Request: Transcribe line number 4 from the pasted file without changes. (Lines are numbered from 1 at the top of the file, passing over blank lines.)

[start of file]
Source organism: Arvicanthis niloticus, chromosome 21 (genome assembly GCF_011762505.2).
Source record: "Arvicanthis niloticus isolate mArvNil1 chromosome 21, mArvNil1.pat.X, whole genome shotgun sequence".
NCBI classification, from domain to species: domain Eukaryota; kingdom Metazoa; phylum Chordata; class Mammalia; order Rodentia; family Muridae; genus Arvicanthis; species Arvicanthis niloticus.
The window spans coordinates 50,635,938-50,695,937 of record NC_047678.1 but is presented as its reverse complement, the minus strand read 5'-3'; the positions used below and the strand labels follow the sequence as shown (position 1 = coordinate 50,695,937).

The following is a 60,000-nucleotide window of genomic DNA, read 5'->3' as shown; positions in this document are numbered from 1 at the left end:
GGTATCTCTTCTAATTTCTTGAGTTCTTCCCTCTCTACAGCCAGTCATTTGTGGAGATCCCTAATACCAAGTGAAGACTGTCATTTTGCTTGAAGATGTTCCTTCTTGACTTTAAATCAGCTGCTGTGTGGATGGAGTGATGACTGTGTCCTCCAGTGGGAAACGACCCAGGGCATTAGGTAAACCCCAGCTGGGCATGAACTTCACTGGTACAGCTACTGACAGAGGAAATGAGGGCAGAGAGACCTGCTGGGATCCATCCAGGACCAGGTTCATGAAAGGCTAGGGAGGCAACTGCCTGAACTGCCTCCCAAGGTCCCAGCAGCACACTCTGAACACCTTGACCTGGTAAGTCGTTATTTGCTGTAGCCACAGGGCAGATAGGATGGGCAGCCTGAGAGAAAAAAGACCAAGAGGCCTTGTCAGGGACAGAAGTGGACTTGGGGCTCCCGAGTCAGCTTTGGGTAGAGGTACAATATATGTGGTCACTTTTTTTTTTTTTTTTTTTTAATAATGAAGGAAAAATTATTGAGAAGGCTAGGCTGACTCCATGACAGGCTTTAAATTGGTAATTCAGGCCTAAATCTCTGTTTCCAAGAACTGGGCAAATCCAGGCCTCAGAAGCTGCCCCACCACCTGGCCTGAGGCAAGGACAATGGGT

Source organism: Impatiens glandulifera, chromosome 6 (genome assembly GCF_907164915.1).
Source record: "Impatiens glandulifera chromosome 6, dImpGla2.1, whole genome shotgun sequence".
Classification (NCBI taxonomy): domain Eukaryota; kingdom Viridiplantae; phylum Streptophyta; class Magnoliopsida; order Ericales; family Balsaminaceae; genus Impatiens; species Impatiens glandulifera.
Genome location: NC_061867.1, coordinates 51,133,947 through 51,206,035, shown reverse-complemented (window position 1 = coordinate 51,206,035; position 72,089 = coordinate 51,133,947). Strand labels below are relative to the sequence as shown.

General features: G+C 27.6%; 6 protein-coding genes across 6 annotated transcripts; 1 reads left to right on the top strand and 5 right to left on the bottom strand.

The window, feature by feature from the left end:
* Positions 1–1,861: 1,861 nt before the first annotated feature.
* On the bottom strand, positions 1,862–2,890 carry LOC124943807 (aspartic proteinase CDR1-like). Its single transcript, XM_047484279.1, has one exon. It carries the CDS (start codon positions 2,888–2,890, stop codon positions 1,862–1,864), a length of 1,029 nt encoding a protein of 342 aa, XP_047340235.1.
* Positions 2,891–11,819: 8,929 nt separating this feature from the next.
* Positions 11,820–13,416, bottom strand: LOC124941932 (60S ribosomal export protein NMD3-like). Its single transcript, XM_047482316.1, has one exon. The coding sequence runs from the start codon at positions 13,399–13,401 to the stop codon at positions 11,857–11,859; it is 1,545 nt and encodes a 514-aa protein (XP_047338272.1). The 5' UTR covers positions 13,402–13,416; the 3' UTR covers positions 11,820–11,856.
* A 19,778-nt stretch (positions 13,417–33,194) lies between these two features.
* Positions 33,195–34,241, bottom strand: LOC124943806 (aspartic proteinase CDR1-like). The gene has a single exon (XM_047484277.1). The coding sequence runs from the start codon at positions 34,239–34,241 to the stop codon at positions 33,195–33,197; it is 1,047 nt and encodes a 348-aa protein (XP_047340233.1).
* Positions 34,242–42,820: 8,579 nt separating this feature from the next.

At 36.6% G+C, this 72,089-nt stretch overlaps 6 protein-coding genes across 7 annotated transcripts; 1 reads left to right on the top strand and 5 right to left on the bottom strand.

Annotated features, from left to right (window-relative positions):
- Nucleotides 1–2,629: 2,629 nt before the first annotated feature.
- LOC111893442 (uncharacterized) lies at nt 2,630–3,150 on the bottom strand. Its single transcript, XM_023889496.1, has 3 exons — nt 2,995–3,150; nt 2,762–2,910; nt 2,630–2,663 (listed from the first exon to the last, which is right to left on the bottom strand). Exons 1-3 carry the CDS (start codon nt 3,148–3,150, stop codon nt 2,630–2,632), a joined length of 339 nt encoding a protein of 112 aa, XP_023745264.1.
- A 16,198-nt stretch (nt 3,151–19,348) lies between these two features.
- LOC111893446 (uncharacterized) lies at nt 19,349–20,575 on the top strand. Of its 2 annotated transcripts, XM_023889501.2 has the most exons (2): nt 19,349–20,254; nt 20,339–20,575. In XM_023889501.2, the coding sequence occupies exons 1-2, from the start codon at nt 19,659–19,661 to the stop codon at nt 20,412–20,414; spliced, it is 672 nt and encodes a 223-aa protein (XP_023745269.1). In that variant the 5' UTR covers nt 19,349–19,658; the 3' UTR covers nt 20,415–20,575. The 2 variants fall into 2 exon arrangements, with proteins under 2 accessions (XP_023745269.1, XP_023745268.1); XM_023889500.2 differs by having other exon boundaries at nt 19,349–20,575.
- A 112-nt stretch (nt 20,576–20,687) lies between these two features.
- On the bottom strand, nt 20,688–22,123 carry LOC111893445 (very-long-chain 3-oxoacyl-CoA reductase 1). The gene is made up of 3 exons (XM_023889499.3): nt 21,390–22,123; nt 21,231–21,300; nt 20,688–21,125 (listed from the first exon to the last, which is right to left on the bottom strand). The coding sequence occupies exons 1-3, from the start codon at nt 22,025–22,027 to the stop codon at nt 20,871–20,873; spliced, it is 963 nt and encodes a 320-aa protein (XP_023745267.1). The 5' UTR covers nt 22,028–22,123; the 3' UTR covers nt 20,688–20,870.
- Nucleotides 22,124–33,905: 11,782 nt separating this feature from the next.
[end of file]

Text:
The window spans coordinates 50,635,938-50,695,937 of record NC_047678.1 but is presented as its reverse complement, the minus strand read 5'-3'; the positions used below and the strand labels follow the sequence as shown (position 1 = coordinate 50,695,937).